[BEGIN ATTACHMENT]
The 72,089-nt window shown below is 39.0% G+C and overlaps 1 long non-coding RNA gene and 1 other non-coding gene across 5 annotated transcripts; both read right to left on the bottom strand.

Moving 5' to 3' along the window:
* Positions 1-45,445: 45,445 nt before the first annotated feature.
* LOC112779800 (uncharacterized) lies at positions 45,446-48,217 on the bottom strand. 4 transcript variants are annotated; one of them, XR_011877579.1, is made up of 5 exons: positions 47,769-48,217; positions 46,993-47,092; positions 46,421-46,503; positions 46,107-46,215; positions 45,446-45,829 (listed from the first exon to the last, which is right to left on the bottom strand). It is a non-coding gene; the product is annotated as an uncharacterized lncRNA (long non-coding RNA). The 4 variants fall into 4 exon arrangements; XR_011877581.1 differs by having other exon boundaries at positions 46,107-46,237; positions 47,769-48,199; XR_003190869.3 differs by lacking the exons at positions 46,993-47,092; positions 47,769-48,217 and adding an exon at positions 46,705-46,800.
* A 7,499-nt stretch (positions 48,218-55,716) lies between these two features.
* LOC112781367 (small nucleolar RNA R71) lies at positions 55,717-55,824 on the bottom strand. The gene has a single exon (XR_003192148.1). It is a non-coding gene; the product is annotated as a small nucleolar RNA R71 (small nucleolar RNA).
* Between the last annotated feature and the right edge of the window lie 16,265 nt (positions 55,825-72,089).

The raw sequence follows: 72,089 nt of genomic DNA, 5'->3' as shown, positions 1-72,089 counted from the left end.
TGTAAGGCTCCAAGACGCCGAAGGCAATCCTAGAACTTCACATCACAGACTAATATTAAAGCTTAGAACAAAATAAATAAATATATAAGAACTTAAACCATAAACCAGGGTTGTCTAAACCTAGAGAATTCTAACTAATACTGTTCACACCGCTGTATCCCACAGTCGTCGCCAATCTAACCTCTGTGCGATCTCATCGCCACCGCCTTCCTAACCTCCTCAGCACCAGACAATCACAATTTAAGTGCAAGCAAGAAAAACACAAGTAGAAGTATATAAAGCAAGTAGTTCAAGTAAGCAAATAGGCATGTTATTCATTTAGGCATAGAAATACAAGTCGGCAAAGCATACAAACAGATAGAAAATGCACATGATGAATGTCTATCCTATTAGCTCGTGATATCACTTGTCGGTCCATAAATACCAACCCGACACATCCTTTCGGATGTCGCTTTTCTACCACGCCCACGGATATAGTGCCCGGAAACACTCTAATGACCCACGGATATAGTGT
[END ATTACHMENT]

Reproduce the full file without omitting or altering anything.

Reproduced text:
The 72,089-nt window shown below is 39.0% G+C and overlaps 1 long non-coding RNA gene and 1 other non-coding gene across 5 annotated transcripts; both read right to left on the bottom strand.

Moving 5' to 3' along the window:
* Positions 1-45,445: 45,445 nt before the first annotated feature.
* LOC112779800 (uncharacterized) lies at positions 45,446-48,217 on the bottom strand. 4 transcript variants are annotated; one of them, XR_011877579.1, is made up of 5 exons: positions 47,769-48,217; positions 46,993-47,092; positions 46,421-46,503; positions 46,107-46,215; positions 45,446-45,829 (listed from the first exon to the last, which is right to left on the bottom strand). It is a non-coding gene; the product is annotated as an uncharacterized lncRNA (long non-coding RNA). The 4 variants fall into 4 exon arrangements; XR_011877581.1 differs by having other exon boundaries at positions 46,107-46,237; positions 47,769-48,199; XR_003190869.3 differs by lacking the exons at positions 46,993-47,092; positions 47,769-48,217 and adding an exon at positions 46,705-46,800.
* A 7,499-nt stretch (positions 48,218-55,716) lies between these two features.
* LOC112781367 (small nucleolar RNA R71) lies at positions 55,717-55,824 on the bottom strand. The gene has a single exon (XR_003192148.1). It is a non-coding gene; the product is annotated as a small nucleolar RNA R71 (small nucleolar RNA).
* Between the last annotated feature and the right edge of the window lie 16,265 nt (positions 55,825-72,089).

The raw sequence follows: 72,089 nt of genomic DNA, 5'->3' as shown, positions 1-72,089 counted from the left end.
TGTAAGGCTCCAAGACGCCGAAGGCAATCCTAGAACTTCACATCACAGACTAATATTAAAGCTTAGAACAAAATAAATAAATATATAAGAACTTAAACCATAAACCAGGGTTGTCTAAACCTAGAGAATTCTAACTAATACTGTTCACACCGCTGTATCCCACAGTCGTCGCCAATCTAACCTCTGTGCGATCTCATCGCCACCGCCTTCCTAACCTCCTCAGCACCAGACAATCACAATTTAAGTGCAAGCAAGAAAAACACAAGTAGAAGTATATAAAGCAAGTAGTTCAAGTAAGCAAATAGGCATGTTATTCATTTAGGCATAGAAATACAAGTCGGCAAAGCATACAAACAGATAGAAAATGCACATGATGAATGTCTATCCTATTAGCTCGTGATATCACTTGTCGGTCCATAAATACCAACCCGACACATCCTTTCGGATGTCGCTTTTCTACCACGCCCACGGATATAGTGCCCGGAAACACTCTAATGACCCACGGATATAGTGT